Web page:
Decriminalisation of parking enforcement

Some local authorities have started schemes, with Government approval, whereby civilian staff rather than police or traffic wardens enforce parking restrictions. This is known as DPE. Cambridge is one of the areas where DPE is under consideration, and it has the advantage, in a similar way to the ‘safety camera’ scheme, that the penalties collected can be used to fund the scheme. This means that it becomes easier for a local authority to control the enforcement of such regulations, and more money should be available to pay those who do this valuable work. So what are the catches?

Parking ticket cartoon

It is not exactly clear which regulations local authority employees will be able to enforce. When first introduced in London, they could not enforce regulations against stopping in a bus lane, and despite some investigations, I’m unsure if at present they can enforce against stopping in cycle lanes. The Department for Transport proposes some amendments to the regulations, and the Campaign will be writing to ask that such issues are covered.

One of my pet hates is that of drivers who stop on ‘zig-zag’ lines adjacent to pedestrian/cycle crossings. Such actions restrict the views both of those on the road and those crossing, and result in a number of accidents. For this reason there is an automatic ‘endorsement’ for such an offence. Civilian staff have no powers over such serious offences. In areas where DPE occurs it seems likely such offences will be less actively policed: so should this offence be downgraded so that enforcement is more likely, although restricted to modest fines?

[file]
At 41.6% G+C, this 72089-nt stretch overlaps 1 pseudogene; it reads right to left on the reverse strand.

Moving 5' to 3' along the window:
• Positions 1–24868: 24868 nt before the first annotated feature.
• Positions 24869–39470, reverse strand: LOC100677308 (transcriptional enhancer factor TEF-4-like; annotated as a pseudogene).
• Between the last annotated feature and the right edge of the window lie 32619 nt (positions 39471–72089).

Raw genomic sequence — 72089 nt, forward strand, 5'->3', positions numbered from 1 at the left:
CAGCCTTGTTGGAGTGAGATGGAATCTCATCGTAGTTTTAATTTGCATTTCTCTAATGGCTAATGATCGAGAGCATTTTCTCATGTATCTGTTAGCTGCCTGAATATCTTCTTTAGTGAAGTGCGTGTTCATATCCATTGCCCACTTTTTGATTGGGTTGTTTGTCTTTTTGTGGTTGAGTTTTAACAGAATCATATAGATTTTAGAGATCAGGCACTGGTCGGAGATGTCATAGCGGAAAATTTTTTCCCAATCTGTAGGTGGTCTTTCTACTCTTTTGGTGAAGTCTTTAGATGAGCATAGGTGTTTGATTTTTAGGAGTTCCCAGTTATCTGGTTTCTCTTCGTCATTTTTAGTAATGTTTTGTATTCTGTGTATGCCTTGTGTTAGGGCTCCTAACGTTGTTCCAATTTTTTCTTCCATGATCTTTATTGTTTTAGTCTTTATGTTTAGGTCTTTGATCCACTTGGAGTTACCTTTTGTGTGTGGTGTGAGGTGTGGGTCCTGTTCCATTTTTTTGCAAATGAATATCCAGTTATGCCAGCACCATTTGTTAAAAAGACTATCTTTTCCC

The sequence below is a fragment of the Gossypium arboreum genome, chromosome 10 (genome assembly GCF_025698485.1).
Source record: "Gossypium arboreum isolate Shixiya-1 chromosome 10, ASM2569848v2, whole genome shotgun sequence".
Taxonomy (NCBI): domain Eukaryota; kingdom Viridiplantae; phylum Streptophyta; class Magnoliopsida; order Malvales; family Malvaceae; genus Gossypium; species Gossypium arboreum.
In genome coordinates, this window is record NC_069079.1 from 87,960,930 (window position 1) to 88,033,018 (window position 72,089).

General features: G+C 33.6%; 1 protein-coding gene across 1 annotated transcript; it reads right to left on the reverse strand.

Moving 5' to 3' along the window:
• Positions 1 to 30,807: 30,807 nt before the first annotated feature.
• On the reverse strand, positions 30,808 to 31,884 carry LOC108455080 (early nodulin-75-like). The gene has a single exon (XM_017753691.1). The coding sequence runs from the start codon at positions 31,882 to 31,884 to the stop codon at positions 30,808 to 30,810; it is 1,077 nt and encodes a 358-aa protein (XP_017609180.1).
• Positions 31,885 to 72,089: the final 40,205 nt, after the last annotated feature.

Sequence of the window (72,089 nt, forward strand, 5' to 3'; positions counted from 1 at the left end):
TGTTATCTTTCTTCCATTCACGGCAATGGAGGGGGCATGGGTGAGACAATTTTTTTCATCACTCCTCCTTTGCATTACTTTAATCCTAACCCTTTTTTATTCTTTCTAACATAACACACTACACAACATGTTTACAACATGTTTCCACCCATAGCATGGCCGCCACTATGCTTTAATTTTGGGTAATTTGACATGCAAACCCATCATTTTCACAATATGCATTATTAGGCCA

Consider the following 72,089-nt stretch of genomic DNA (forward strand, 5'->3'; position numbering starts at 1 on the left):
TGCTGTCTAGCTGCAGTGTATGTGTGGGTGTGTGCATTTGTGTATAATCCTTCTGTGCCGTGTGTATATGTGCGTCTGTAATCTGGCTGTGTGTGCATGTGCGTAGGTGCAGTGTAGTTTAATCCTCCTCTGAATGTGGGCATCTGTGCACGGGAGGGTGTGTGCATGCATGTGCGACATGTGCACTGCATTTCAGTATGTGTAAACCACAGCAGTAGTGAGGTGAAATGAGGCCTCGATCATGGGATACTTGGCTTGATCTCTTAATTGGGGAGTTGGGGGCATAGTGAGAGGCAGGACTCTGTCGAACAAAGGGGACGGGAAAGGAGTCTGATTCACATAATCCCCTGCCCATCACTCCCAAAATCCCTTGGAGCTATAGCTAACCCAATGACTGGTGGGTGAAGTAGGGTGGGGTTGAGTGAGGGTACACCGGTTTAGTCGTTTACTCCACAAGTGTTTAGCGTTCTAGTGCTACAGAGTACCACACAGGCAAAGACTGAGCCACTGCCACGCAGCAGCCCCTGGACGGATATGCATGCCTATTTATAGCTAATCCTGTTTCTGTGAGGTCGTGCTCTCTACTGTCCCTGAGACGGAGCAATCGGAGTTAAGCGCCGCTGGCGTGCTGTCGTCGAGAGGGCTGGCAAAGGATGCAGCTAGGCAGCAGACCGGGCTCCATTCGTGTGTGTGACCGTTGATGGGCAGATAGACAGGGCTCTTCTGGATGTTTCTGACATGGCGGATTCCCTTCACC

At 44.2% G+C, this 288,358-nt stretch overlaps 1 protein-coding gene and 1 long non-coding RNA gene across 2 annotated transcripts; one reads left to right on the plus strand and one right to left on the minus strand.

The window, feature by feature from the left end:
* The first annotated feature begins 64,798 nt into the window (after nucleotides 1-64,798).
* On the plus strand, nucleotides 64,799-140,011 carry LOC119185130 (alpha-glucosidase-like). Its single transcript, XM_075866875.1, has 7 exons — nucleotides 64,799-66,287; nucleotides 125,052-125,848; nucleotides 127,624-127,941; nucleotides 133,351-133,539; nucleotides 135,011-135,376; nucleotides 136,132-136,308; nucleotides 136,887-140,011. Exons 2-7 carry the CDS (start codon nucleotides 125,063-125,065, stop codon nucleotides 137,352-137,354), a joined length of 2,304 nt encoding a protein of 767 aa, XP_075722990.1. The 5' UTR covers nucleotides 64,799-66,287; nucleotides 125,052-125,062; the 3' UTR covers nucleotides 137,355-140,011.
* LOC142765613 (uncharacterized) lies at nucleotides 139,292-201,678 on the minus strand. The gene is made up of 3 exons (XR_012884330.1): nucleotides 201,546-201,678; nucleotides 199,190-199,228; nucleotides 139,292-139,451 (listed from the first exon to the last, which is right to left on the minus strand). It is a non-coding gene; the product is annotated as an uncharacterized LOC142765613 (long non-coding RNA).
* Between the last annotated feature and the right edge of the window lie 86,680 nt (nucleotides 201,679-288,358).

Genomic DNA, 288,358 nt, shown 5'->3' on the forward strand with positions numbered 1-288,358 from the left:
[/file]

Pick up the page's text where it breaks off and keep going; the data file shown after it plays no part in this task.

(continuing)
What is known is that such staff, like Traffic Wardens, cannot enforce ‘moving vehicle’ regulations, so the issues of driving in bus and cycle lanes will not be covered. Bus lane enforcement cameras, both fixed and on buses, are used in London, where regulations differ. Can we ever hope that cameras will be used to enforce cycle lanes here?

Jim Chisholm

The DfT’s proposals are on the Web at: